Urban Poor Communities Care about Waste
Life in most urban poor communities in poor and developing countries is intimately tied to activities and issues related to waste. Trash tends to be ubiquitous and very visible; basic waste management services tend to be inadequate, if not completely lacking. For many in these communities, waste is a problem but it is also a source of income. And when waste disposal facilities, including unofficial open dumps, are located beside or within city limits, even more people have access to the waste and frequently come to rely on it for their livelihoods.
If you are a promoter of zero waste, where do you begin to work in these communities?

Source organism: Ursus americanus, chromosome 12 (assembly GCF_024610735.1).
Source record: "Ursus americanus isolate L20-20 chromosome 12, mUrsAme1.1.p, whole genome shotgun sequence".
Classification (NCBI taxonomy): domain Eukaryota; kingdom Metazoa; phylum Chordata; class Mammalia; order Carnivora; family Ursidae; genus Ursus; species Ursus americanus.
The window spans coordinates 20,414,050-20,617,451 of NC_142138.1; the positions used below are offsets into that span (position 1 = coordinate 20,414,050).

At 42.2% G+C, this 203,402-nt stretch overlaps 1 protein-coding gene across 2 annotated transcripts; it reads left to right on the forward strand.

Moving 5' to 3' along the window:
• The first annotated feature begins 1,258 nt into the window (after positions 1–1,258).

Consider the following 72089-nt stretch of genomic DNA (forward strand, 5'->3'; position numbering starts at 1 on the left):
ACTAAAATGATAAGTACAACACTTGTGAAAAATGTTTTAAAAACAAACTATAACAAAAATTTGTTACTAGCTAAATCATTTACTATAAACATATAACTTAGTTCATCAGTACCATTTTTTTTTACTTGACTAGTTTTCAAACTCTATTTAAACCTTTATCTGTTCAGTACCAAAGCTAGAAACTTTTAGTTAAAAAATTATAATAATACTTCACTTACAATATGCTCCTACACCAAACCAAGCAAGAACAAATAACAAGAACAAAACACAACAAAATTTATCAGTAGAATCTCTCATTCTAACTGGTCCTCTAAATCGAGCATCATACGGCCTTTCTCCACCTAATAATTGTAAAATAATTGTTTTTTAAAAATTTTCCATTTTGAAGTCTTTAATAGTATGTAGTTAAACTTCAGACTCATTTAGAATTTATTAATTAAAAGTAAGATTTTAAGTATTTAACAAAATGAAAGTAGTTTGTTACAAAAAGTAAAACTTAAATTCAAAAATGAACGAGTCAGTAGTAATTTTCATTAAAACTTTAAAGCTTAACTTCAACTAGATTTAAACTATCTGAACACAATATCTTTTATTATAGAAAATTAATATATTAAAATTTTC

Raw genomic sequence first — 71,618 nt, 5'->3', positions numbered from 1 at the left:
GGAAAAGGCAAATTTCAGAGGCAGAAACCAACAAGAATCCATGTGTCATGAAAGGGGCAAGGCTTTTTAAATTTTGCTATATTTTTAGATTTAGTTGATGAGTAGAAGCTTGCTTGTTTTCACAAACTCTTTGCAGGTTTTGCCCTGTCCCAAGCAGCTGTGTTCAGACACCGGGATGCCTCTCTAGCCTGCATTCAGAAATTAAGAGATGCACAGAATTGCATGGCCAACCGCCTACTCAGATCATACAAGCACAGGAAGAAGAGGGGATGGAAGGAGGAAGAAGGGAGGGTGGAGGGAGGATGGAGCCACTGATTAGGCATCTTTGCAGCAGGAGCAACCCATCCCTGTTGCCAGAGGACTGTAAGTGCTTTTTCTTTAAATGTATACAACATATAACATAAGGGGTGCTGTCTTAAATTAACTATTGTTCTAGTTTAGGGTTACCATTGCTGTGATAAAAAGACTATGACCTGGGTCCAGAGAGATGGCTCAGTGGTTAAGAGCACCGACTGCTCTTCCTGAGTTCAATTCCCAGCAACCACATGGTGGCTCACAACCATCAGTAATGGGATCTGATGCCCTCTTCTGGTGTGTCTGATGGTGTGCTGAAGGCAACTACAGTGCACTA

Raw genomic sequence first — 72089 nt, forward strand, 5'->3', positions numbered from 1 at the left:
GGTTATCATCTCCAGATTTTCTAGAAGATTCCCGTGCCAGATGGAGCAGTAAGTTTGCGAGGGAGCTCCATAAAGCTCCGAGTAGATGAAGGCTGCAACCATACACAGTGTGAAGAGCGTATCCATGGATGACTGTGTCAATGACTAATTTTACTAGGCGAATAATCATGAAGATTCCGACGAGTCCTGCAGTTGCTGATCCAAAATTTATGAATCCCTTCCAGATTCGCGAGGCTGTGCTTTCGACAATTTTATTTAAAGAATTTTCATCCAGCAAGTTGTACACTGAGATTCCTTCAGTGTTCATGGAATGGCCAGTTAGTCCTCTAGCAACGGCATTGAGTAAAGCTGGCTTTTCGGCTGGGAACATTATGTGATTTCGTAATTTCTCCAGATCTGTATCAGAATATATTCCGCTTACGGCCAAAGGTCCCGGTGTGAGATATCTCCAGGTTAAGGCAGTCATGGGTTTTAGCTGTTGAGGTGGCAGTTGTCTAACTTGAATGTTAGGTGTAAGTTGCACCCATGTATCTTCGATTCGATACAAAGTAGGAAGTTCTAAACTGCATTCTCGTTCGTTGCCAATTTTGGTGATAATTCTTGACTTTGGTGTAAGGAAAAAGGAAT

GAIA sought to understand the attitudes and behaviours of residents towards waste through participatory research in three urban poor communities in the Philippines. We wanted to learn how waste issues shape people’s dreams and aspirations for themselves and their families, and to document the effect of these issues on the general well-being of the community. The intention was for the communities to see more clearly how concerns relating to waste and issues relating to overall development overlap, and to identify practical solutions or ways forward. Through the study GAIA also hoped to discover strategies in zero waste advocacy that could be useful in rapidly urbanizing cities in poor and developing countries, where the urban poor almost always make up a large and important constituency from a social and environmental justice perspective.